Democratic Republic of the Congo
Practice Relating to Rule 102. Individual Criminal Responsibility
The Democratic Republic of the Congo’s Military Penal Code (2002) provides: “No one is criminally responsible but for his own acts.”
In 2010, in the Barnaba Yonga Tshopena case, the Military Garrison Court of Ituri-Bunia convicted a leader of the Front for Patriotic Resistance in Ituri (FRPI) of several war crimes. The Court stated:
130 … [I]n principle, individual criminal liability is individual. However, some adjustments are needed for a better understanding of this principle. Indeed, some criminalize complicity and co-perpetration; others, in particular international criminal law and military criminal law, … provide that superiors can, in certain circumstances, be convicted for crimes committed by their subordinates.
132 … [I]n the present case, … the defendant … did not individually and materially commit the various war crimes for which he is charged, as the material perpetrators are formally identified as being Ngiti combatants of the FRPI militia. [H]e was the founder, moral authority and spiritual leader [of the FRPI] and, by right, the commander and leader of the FRPI, as well as the Messiah of the Lendu people. [A]s such, he is the highest moral authority and the supreme spiritual leader. De facto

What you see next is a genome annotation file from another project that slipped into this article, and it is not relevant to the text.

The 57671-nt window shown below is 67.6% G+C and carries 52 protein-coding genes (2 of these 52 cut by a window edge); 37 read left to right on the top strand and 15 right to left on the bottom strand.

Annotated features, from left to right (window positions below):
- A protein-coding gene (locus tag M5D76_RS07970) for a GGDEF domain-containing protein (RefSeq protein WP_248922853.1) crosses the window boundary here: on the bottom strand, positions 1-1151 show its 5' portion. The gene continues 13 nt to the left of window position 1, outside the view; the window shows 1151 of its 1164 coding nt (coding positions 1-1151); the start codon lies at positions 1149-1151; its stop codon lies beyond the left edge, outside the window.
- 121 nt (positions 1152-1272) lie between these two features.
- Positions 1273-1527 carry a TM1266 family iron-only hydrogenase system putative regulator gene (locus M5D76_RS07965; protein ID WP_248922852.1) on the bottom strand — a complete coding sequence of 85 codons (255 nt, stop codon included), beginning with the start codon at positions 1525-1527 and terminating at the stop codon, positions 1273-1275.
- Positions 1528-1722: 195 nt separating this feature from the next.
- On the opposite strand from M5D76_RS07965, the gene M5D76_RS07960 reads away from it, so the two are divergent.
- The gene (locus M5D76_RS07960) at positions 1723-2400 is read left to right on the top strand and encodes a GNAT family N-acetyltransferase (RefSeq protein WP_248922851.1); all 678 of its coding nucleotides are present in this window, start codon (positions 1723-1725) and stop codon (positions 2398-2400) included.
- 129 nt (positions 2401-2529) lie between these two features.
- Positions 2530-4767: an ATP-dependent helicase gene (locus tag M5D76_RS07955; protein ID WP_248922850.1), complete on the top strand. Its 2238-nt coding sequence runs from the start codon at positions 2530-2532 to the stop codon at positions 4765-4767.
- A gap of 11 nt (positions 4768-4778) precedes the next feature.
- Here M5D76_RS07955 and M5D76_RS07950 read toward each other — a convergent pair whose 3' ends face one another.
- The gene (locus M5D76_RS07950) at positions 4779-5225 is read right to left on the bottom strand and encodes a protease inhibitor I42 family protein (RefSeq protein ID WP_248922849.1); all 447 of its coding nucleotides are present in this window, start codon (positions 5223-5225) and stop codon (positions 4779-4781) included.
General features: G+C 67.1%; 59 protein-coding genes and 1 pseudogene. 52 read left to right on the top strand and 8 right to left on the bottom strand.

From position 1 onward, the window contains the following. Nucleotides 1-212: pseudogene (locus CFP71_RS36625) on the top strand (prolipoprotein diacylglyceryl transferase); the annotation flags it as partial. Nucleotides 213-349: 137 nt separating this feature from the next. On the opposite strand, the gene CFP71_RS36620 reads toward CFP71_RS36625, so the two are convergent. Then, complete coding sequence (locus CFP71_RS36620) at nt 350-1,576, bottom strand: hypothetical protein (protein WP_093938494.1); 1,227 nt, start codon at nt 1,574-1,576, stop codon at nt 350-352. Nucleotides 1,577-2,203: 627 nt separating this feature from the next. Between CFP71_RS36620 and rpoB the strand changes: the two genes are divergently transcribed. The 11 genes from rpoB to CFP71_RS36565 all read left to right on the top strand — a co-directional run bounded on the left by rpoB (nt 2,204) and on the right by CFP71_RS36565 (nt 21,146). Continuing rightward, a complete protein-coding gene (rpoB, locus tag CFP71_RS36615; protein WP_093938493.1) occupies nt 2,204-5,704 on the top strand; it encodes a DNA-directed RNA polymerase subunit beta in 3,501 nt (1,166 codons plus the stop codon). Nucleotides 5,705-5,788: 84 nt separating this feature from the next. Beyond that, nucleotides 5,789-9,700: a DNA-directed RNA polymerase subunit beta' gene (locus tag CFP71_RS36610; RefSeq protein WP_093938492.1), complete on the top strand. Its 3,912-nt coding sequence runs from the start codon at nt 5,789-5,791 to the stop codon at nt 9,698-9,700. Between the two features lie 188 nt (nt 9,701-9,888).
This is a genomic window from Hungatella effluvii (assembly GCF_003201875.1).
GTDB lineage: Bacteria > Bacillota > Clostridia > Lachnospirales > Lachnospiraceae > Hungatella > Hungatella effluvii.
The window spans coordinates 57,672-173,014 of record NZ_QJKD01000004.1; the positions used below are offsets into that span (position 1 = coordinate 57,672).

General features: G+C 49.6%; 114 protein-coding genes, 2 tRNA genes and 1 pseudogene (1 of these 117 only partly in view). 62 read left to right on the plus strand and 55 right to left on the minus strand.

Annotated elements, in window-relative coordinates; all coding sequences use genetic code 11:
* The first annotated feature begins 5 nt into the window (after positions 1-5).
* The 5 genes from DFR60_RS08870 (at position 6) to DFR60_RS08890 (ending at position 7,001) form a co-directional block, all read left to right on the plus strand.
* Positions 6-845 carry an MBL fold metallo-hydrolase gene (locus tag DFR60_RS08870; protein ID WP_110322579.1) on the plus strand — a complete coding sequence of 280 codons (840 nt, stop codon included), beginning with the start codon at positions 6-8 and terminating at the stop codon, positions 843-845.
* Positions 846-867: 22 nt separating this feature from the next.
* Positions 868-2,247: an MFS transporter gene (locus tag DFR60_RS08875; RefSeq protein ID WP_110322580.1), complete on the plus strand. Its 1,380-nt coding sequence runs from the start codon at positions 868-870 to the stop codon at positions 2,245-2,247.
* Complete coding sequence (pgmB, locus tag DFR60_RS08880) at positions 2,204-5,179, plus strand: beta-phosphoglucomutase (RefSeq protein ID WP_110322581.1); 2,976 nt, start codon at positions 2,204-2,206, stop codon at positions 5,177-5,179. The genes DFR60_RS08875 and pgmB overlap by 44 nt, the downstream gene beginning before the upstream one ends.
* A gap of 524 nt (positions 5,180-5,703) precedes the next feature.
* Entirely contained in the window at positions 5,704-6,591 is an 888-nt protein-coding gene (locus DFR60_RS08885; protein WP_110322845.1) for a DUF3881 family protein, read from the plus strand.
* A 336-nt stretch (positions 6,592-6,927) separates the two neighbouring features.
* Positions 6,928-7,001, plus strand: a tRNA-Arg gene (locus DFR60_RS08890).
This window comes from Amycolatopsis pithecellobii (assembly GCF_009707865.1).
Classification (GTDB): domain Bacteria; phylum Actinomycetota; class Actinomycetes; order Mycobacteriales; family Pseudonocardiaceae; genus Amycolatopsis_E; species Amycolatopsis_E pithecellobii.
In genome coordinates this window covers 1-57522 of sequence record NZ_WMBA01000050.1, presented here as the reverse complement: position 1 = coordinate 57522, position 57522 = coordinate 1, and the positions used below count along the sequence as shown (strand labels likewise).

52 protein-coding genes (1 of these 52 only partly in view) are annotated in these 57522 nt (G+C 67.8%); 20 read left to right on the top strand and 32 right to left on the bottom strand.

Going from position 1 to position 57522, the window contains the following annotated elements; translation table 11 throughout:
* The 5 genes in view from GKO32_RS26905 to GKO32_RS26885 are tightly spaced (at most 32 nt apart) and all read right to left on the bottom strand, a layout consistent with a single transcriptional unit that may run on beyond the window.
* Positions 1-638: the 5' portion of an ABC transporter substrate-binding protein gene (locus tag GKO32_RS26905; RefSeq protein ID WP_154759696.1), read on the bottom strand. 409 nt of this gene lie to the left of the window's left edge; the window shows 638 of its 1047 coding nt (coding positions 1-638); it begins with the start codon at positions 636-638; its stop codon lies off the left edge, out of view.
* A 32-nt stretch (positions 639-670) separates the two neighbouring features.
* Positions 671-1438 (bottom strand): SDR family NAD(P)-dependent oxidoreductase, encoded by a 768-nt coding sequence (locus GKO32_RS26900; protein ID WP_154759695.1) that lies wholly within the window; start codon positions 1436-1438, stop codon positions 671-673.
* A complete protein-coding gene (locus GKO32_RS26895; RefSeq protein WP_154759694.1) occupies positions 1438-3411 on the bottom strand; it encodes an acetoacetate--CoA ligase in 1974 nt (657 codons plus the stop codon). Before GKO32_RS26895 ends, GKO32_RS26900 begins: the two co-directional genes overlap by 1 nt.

, he is considered by his FRPI peers as the supreme leader of the Ngiti combatants of this political-military movement. In this capacity, together with other commanders of this political-military movement, he organized, planned or encouraged in any way the successive attacks[.]